How can this be? Republicans
embrace once-hated deficits
By Michael Kinsley: Dec.
30, 2002: Special to The Washington Post.
and I as individuals can, by
borrowing, live beyond, our means, but for only a limited period of
time. Why, then, should we think that collectively, as a nation, we are
not bound by that same limitation?”
-Ronald Reagan’s First Inaugural Address 1981
“Glenn Hubbard, chairman of the White House's Council of Economic
Advisers… derides the current fixation’ with budget deficits, and
labels as ‘nonsense’ and Rubinomics' the view espoused by former
Clinton Treasury Secretary Robert Rubin that higher deficits lead to
- The Wall Street Journal, Dec. 17
How in the world did this happen? Once upon a time, federal
government deficits were denounced by St. Ronald as a focus of evil
barely less threatening than communism itself. Now that concern is
mocked by a Republican White House as the nonsensical “fixation” of a
previous Democratic administration. In recent weeks the term
“Rebinomics” has spread through the press like a rash promoted by
people who apparently believe the best way to discredit anything is to
associate it with Bill Clinton.
They are not deterred by the inconvenient fact that
the economy did rather well under Clinton and Rubin better than under
either of the Bushes or Reagan himself. Even more astonishing is that
the Republican propaganda machine is trying to stamp “Clinton” all over
one of the cornerstones of Reaganism.
In fact, the coming White
House campaign for changes in the tax code is starting to look like a
world class weird combination of extreme frankness and extreme fantasy.
For a quarter century, Democrats have been saying that Republican tax
cuts favor the rich, and Republicans have been indignantly denying it.
prominent Republicans are saying. Heck, yes, were out to shift the
tax burden from the very affluent to the middle class.
R. Glenn Hubbard, chairman
of the president's Council of Economic Advisers, has declared that rich
folks deserve a break and ordinary folks deserve to pay for it.
In an administration in which economic advisers are fired merely
wearing a bad tie while loyally mouthing the party line in perfect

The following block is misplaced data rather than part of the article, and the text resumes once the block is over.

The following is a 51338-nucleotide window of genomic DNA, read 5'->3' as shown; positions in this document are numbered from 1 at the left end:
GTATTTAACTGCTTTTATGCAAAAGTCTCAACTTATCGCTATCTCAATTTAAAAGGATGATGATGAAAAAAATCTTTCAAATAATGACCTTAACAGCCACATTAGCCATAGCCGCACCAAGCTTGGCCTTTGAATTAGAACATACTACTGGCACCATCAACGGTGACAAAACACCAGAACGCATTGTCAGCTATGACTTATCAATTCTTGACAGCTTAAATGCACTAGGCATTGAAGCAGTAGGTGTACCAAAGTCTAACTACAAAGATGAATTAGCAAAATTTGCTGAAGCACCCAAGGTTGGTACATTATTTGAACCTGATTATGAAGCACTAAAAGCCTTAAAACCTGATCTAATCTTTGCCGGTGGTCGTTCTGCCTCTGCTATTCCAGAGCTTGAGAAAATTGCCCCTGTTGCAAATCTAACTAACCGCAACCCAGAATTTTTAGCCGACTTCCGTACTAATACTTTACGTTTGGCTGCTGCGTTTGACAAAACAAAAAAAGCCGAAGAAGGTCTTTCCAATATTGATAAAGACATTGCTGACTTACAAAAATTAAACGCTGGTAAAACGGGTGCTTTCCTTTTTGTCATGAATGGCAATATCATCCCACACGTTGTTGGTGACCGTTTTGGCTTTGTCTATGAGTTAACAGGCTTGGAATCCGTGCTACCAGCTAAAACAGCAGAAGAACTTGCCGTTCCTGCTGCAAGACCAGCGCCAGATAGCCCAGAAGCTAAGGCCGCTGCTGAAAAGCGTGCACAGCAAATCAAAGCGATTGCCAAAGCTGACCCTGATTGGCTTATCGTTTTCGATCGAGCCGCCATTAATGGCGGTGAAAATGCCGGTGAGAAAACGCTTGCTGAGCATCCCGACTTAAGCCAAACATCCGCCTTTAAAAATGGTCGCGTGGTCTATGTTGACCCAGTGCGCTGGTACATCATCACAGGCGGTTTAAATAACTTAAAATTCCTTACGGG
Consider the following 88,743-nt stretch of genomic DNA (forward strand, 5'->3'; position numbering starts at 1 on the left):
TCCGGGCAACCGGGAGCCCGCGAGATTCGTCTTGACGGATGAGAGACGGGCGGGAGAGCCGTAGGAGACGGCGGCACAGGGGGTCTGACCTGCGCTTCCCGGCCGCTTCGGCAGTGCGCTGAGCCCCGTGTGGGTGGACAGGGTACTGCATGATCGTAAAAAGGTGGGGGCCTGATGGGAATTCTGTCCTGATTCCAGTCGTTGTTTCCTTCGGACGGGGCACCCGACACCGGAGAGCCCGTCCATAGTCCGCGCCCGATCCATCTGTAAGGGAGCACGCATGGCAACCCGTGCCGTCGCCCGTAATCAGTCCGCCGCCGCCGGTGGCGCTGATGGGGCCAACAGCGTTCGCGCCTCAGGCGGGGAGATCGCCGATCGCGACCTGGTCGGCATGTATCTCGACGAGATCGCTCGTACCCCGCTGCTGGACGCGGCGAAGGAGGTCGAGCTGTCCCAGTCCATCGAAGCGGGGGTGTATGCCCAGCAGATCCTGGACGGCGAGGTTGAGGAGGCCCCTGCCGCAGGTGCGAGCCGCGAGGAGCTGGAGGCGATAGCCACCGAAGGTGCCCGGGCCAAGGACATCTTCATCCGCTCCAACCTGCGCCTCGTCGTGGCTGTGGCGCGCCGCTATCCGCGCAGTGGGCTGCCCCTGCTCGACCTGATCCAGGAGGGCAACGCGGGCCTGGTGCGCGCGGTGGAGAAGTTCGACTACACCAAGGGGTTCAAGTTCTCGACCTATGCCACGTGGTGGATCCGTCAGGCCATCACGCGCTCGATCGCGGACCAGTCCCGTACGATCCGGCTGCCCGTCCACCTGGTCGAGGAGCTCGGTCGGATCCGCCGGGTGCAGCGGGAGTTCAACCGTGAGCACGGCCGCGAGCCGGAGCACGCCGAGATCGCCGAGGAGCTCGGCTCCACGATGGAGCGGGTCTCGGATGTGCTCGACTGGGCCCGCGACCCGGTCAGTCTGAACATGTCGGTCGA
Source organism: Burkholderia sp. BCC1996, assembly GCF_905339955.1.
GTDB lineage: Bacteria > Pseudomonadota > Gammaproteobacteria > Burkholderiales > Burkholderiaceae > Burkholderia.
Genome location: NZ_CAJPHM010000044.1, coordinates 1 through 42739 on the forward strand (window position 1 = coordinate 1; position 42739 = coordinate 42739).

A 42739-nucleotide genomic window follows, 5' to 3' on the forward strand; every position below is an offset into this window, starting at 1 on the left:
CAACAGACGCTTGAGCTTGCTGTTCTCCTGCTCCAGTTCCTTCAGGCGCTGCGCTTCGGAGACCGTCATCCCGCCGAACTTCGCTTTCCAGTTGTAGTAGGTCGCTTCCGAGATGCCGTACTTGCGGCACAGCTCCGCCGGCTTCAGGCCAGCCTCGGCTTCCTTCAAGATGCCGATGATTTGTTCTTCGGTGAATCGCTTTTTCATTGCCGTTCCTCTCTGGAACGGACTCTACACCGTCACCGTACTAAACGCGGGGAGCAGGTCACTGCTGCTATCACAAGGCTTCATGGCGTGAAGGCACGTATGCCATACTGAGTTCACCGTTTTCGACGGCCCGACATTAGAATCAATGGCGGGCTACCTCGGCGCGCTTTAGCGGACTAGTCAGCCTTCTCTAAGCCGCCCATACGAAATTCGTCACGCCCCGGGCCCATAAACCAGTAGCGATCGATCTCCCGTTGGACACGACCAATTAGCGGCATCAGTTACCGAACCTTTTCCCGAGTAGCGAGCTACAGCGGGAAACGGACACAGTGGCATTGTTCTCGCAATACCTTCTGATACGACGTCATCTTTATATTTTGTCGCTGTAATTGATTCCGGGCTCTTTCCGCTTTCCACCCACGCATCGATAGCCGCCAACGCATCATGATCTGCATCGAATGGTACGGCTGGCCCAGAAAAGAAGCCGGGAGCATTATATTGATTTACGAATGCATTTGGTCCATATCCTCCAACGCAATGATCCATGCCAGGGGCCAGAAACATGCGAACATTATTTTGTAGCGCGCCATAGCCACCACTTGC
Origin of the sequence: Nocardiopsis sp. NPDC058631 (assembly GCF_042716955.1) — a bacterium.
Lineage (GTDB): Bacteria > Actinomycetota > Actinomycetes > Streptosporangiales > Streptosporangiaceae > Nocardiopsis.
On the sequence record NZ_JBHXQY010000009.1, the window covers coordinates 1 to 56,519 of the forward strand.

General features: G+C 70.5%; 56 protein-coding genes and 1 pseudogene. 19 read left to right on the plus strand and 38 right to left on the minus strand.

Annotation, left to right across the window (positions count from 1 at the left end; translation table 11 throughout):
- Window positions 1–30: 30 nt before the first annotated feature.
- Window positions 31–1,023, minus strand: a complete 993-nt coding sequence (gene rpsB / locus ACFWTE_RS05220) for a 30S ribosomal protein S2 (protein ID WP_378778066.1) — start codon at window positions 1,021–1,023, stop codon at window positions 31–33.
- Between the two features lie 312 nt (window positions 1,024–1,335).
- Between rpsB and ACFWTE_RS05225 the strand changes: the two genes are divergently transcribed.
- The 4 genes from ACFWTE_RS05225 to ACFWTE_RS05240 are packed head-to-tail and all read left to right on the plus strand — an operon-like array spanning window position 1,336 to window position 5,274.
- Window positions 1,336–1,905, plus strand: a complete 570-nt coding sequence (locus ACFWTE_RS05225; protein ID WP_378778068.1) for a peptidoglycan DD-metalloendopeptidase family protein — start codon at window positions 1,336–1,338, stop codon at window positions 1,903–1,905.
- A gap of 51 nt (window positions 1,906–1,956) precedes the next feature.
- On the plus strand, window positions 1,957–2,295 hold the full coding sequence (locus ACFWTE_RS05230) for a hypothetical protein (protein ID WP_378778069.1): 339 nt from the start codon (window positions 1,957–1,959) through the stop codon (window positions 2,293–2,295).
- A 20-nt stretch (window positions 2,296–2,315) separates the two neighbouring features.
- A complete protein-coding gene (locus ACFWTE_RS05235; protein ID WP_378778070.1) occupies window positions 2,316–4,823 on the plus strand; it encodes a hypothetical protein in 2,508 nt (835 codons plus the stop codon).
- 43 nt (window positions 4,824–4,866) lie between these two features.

iambic pentameter, Hubbard is still in good odor. So this bolt of
honesty is apparently intentional.
There is an honest element in the new party line about deficits,
too. At least the Republicans no longer are pretending that deficits,
if they happen to occur, are detritus left behind by the previous
administration, like those McDonald’s wrappers behind the dresser in
the Lincoln Bedroom. Instead,
Republicans embrace the coming deficits as their own and pooh-pooh any
desire for a balanced budget as some kind of liberal Democratic folly.
But this is breathtakingly dishonest on three levels.
First is the utter contradiction between the new “deficits don’t
matter" line and what Republicans have said they stood for over
decades. Nothing is wrong with changing your mind. But if you decide
that a core value in your political philosophy is misguided, you should
say so before launching a campaign of ridicule against those who
believe what you believed until the day before yesterday.
Even if Republicans hadn’t been demonizing deficits for decades,
their deficits-don’t-matter line would contradict other allegedly core
That is the second level of dishonesty. The explanation of why
deficits don’t matter goes something like this: When the government
spends more than it takes in and borrows the difference, this has two
potential effects. The borrowing reduces the amount of capital
available for private investment, raises interest rates and makes us
poorer. But the extra spending or lower taxes stimulate economic
activity and make us richer. The question is: Which effect is bigger?
A battle of empirical studies is going on about whether deficits
actually raise interest rates. And maybe they don’t but only if the law
of supply and demand and other tenets of free market capitalism have
been repealed, which is an odd position for Republicans to take.
Meanwhile the short term stimulus is a classic “Keynesian”
strategy a word Republicans usually can’t even pronounce without
Keynes argued that modern economies have a tendency for
inadequate demand that can produce a self feeding spiral into recession
or worse, and that government, deficits can be used as weapons against
this danger. Republicans have gone from mocking that idea to parodying
it. There hasn’t been a moment since 1980 when Republicans thought it
was the wrong time for a fiscal stimulus in the form of a tax cut. They
were right to eschew Keynesianism - one taste, and they became addicts.
government borrowing never hurts the economy and if taxes
always do, why torture ourselves with taxes all? Why not borrow the
whole cost government? If you suspect that won’t work, you’re right
if those who anathemize “Rubinomics” have a theory of when deficits can
become too big they haven’t shared it. Meanwhile, we have the evidence
of our own eyes that Clinton and Rubin delivered levels of job
creation, investment and economic growth that this administration would
be thrilled to duplicate. And “Rubinomics” did it without the shots of
short term stimulus Bush is demanding.
Thus the third level of dishonesty in the newfound Republican
fondness for deficits: It conflicts with obvious reality. But I suppose
that’s a minor consideration.
Michael Kinsley is the editor of Slate, an online magazine.